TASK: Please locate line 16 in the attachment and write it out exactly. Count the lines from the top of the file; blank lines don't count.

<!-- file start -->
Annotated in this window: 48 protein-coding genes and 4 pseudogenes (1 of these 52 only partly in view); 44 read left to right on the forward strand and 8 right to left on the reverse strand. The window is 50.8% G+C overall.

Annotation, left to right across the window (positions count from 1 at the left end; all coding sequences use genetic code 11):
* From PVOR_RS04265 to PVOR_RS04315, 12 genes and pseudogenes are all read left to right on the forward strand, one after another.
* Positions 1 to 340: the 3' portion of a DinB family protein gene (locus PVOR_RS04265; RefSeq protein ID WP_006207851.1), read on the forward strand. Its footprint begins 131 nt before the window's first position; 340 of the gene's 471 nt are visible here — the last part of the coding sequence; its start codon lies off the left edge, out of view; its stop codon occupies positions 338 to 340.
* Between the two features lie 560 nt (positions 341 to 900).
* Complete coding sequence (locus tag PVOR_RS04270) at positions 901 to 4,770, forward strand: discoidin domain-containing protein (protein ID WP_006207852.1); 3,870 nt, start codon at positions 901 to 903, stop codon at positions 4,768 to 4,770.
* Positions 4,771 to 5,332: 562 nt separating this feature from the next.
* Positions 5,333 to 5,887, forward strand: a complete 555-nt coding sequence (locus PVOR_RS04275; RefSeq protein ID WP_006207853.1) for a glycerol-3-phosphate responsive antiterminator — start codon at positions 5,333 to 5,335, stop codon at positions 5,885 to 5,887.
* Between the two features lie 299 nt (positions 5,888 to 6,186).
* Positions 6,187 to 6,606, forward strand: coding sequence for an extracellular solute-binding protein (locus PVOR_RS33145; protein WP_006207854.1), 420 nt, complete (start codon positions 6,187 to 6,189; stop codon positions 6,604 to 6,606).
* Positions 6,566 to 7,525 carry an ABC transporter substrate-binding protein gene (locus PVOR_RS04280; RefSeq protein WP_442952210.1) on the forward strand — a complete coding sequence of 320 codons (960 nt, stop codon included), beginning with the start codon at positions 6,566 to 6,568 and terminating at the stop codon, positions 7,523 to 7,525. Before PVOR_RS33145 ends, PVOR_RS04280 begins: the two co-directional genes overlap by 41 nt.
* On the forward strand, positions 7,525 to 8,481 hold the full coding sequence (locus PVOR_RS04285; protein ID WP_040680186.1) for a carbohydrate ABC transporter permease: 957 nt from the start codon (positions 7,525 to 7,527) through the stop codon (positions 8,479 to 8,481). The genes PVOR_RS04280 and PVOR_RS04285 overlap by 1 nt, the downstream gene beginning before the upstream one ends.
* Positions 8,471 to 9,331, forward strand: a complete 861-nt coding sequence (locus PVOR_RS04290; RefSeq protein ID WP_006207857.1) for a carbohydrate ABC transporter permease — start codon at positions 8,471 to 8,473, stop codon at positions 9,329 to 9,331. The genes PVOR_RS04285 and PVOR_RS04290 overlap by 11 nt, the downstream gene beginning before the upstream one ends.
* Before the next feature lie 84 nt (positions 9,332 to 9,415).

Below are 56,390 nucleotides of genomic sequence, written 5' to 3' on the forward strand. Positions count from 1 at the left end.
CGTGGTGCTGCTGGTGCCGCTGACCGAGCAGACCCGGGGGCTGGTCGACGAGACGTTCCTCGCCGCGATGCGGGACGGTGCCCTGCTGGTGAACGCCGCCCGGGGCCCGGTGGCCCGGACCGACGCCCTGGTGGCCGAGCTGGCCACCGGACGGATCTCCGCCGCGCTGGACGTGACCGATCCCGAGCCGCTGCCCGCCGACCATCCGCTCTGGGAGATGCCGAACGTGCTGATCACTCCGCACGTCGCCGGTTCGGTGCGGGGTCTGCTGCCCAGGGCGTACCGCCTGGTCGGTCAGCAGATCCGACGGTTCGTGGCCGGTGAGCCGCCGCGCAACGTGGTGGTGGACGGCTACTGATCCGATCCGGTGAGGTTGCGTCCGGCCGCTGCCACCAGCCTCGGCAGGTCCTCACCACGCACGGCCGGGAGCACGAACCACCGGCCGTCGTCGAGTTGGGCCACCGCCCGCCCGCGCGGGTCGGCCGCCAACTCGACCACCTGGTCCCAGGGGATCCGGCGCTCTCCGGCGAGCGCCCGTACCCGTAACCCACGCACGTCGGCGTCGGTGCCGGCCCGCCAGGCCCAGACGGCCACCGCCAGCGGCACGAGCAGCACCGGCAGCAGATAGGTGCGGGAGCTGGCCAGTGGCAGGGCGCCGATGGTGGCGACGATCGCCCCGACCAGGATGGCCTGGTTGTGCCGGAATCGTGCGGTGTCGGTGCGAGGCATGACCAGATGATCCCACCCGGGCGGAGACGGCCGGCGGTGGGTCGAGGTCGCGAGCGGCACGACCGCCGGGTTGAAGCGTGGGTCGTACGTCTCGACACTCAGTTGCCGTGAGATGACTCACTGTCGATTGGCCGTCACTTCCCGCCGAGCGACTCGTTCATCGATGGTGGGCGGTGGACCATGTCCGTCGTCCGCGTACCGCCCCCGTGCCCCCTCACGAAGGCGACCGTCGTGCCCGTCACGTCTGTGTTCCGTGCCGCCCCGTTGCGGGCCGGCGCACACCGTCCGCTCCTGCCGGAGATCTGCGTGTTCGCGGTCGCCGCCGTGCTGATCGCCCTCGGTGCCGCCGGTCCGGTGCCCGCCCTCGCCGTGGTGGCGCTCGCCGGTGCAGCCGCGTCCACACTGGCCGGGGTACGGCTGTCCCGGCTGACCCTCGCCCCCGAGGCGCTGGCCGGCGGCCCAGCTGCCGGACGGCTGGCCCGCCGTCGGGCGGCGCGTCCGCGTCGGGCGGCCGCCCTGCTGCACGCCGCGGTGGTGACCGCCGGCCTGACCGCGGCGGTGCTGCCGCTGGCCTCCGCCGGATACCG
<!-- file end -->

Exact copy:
CGTGGTGCTGCTGGTGCCGCTGACCGAGCAGACCCGGGGGCTGGTCGACGAGACGTTCCTCGCCGCGATGCGGGACGGTGCCCTGCTGGTGAACGCCGCCCGGGGCCCGGTGGCCCGGACCGACGCCCTGGTGGCCGAGCTGGCCACCGGACGGATCTCCGCCGCGCTGGACGTGACCGATCCCGAGCCGCTGCCCGCCGACCATCCGCTCTGGGAGATGCCGAACGTGCTGATCACTCCGCACGTCGCCGGTTCGGTGCGGGGTCTGCTGCCCAGGGCGTACCGCCTGGTCGGTCAGCAGATCCGACGGTTCGTGGCCGGTGAGCCGCCGCGCAACGTGGTGGTGGACGGCTACTGATCCGATCCGGTGAGGTTGCGTCCGGCCGCTGCCACCAGCCTCGGCAGGTCCTCACCACGCACGGCCGGGAGCACGAACCACCGGCCGTCGTCGAGTTGGGCCACCGCCCGCCCGCGCGGGTCGGCCGCCAACTCGACCACCTGGTCCCAGGGGATCCGGCGCTCTCCGGCGAGCGCCCGTACCCGTAACCCACGCACGTCGGCGTCGGTGCCGGCCCGCCAGGCCCAGACGGCCACCGCCAGCGGCACGAGCAGCACCGGCAGCAGATAGGTGCGGGAGCTGGCCAGTGGCAGGGCGCCGATGGTGGCGACGATCGCCCCGACCAGGATGGCCTGGTTGTGCCGGAATCGTGCGGTGTCGGTGCGAGGCATGACCAGATGATCCCACCCGGGCGGAGACGGCCGGCGGTGGGTCGAGGTCGCGAGCGGCACGACCGCCGGGTTGAAGCGTGGGTCGTACGTCTCGACACTCAGTTGCCGTGAGATGACTCACTGTCGATTGGCCGTCACTTCCCGCCGAGCGACTCGTTCATCGATGGTGGGCGGTGGACCATGTCCGTCGTCCGCGTACCGCCCCCGTGCCCCCTCACGAAGGCGACCGTCGTGCCCGTCACGTCTGTGTTCCGTGCCGCCCCGTTGCGGGCCGGCGCACACCGTCCGCTCCTGCCGGAGATCTGCGTGTTCGCGGTCGCCGCCGTGCTGATCGCCCTCGGTGCCGCCGGTCCGGTGCCCGCCCTCGCCGTGGTGGCGCTCGCCGGTGCAGCCGCGTCCACACTGGCCGGGGTACGGCTGTCCCGGCTGACCCTCGCCCCCGAGGCGCTGGCCGGCGGCCCAGCTGCCGGACGGCTGGCCCGCCGTCGGGCGGCGCGTCCGCGTCGGGCGGCCGCCCTGCTGCACGCCGCGGTGGTGACCGCCGGCCTGACCGCGGCGGTGCTGCCGCTGGCCTCCGCCGGATACCG